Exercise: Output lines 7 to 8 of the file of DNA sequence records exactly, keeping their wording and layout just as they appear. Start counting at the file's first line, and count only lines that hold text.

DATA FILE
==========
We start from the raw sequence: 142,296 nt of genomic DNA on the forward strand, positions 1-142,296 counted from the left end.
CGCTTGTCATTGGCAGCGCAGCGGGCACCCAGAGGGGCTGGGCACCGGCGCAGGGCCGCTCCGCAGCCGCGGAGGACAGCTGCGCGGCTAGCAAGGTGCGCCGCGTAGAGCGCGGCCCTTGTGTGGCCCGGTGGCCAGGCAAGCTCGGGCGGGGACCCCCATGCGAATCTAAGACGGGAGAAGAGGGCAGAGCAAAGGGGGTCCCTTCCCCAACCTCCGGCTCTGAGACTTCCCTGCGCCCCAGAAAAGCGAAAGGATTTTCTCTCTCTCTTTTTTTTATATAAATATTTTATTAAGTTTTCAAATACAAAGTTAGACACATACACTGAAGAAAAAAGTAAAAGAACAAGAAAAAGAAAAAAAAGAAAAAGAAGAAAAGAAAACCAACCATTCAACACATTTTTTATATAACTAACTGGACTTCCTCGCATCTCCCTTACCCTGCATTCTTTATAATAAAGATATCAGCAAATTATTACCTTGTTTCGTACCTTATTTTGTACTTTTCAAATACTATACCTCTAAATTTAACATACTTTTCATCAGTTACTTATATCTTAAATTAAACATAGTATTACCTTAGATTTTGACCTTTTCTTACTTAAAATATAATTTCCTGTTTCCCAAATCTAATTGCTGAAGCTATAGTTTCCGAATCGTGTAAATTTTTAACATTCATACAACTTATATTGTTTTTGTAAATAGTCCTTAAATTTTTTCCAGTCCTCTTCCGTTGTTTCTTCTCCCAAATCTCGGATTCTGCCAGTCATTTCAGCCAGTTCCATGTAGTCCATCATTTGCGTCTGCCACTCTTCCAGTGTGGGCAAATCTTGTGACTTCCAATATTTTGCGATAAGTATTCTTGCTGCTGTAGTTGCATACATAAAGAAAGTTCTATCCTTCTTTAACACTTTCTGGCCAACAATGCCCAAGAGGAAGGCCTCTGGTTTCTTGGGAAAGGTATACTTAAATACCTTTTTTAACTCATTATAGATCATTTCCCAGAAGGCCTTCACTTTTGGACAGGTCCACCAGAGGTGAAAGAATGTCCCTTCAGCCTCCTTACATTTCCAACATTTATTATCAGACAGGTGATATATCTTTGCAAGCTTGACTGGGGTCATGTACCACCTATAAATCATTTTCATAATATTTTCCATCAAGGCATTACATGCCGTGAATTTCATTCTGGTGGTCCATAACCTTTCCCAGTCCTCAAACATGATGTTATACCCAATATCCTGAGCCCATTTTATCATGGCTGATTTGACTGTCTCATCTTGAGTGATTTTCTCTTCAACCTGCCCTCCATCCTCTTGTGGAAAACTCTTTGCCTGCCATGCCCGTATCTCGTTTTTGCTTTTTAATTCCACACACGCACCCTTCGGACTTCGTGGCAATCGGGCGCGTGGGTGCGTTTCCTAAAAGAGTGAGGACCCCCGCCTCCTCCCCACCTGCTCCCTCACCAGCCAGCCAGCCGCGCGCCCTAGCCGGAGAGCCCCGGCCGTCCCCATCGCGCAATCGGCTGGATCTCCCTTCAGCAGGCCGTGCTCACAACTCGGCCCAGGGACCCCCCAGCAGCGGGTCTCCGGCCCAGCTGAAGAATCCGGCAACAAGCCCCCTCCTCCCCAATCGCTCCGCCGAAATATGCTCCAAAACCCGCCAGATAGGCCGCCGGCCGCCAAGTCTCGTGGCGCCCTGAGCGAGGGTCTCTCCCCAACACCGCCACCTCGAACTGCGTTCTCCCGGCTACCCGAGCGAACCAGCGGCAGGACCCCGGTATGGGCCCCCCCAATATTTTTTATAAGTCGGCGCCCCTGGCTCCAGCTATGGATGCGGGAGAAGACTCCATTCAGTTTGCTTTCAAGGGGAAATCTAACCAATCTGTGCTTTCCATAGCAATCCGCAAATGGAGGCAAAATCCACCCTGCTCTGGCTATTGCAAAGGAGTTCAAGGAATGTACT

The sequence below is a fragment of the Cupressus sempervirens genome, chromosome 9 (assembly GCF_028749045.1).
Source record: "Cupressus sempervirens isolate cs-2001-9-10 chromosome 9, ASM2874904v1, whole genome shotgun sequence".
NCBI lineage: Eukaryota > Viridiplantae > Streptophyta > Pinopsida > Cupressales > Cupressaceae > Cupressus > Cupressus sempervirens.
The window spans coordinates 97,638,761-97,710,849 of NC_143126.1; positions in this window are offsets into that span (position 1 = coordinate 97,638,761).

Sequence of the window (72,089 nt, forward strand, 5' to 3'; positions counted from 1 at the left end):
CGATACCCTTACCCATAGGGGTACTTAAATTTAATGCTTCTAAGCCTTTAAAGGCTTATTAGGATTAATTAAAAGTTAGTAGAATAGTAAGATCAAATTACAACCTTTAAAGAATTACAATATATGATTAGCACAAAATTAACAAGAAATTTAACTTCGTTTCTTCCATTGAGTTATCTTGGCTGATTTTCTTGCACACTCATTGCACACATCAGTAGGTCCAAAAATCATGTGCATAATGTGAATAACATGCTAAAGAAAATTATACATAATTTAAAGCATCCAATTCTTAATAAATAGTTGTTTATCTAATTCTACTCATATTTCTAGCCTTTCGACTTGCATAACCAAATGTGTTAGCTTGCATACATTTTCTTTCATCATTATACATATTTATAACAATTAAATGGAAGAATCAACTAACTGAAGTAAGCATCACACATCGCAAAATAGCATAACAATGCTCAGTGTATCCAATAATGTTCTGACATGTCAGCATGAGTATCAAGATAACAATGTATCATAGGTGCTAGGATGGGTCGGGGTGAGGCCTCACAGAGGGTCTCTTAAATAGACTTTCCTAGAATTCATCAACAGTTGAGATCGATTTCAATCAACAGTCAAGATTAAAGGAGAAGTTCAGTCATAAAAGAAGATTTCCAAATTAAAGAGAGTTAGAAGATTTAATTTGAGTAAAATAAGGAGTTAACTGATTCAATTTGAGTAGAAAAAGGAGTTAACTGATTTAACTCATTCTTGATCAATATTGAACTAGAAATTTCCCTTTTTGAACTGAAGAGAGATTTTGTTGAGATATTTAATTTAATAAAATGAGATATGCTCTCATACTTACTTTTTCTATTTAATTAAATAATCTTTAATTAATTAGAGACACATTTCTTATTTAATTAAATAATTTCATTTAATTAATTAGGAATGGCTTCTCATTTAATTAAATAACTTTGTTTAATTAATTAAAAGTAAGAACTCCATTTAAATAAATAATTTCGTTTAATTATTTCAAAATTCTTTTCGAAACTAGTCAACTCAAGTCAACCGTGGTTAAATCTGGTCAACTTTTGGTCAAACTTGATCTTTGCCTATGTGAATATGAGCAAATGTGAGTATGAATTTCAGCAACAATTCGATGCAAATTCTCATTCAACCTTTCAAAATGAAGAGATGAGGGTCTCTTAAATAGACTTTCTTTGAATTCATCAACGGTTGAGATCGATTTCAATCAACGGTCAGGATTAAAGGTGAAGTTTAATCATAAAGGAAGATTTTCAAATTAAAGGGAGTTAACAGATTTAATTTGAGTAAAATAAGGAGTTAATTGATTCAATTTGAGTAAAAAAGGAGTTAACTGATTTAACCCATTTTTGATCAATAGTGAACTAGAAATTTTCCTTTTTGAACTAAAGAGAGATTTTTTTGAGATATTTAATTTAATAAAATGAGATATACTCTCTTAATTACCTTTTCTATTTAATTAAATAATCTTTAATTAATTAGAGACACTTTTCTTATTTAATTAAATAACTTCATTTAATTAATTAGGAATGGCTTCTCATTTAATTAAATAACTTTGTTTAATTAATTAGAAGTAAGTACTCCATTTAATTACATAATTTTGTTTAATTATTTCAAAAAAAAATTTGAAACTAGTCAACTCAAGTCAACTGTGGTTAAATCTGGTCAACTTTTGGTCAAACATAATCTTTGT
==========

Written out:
Sequence of the window (72,089 nt, forward strand, 5' to 3'; positions counted from 1 at the left end):
CGATACCCTTACCCATAGGGGTACTTAAATTTAATGCTTCTAAGCCTTTAAAGGCTTATTAGGATTAATTAAAAGTTAGTAGAATAGTAAGATCAAATTACAACCTTTAAAGAATTACAATATATGATTAGCACAAAATTAACAAGAAATTTAACTTCGTTTCTTCCATTGAGTTATCTTGGCTGATTTTCTTGCACACTCATTGCACACATCAGTAGGTCCAAAAATCATGTGCATAATGTGAATAACATGCTAAAGAAAATTATACATAATTTAAAGCATCCAATTCTTAATAAATAGTTGTTTATCTAATTCTACTCATATTTCTAGCCTTTCGACTTGCATAACCAAATGTGTTAGCTTGCATACATTTTCTTTCATCATTATACATATTTATAACAATTAAATGGAAGAATCAACTAACTGAAGTAAGCATCACACATCGCAAAATAGCATAACAATGCTCAGTGTATCCAATAATGTTCTGACATGTCAGCATGAGTATCAAGATAACAATGTATCATAGGTGCTAGGATGGGTCGGGGTGAGGCCTCACAGAGGGTCTCTTAAATAGACTTTCCTAGAATTCATCAACAGTTGAGATCGATTTCAATCAACAGTCAAGATTAAAGGAGAAGTTCAGTCATAAAAGAAGATTTCCAAATTAAAGAGAGTTAGAAGATTTAATTTGAGTAAAATAAGGAGTTAACTGATTCAATTTGAGTAGAAAAAGGAGTTAACTGATTTAACTCATTCTTGATCAATATTGAACTAGAAATTTCCCTTTTTGAACTGAAGAGAGATTTTGTTGAGATATTTAATTTAATAAAATGAGATATGCTCTCATACTTACTTTTTCTATTTAATTAAATAATCTTTAATTAATTAGAGACACATTTCTTATTTAATTAAATAATTTCATTTAATTAATTAGGAATGGCTTCTCATTTAATTAAATAACTTTGTTTAATTAATTAAAAGTAAGAACTCCATTTAAATAAATAATTTCGTTTAATTATTTCAAAATTCTTTTCGAAACTAGTCAACTCAAGTCAACCGTGGTTAAATCTGGTCAACTTTTGGTCAAACTTGATCTTTGCCTATGTGAATATGAGCAAATGTGAGTATGAATTTCAGCAACAATTCGATGCAAATTCTCATTCAACCTTTCAAAATGAAGAGATGAGGGTCTCTTAAATAGACTTTCTTTGAATTCATCAACGGTTGAGATCGATTTCAATCAACGGTCAGGATTAAAGGTGAAGTTTAATCATAAAGGAAGATTTTCAAATTAAAGGGAGTTAACAGATTTAATTTGAGTAAAATAAGGAGTTAATTGATTCAATTTGAGTAAAAAAGGAGTTAACTGATTTAACCCATTTTTGATCAATAGTGAACTAGAAATTTTCCTTTTTGAACTAAAGAGAGATTTTTTTGAGATATTTAATTTAATAAAATGAGATATACTCTCTTAATTACCTTTTCTATTTAATTAAATAATCTTTAATTAATTAGAGACACTTTTCTTATTTAATTAAATAACTTCATTTAATTAATTAGGAATGGCTTCTCATTTAATTAAATAACTTTGTTTAATTAATTAGAAGTAAGTACTCCATTTAATTACATAATTTTGTTTAATTATTTCAAAAAAAAATTTGAAACTAGTCAACTCAAGTCAACTGTGGTTAAATCTGGTCAACTTTTGGTCAAACATAATCTTTGT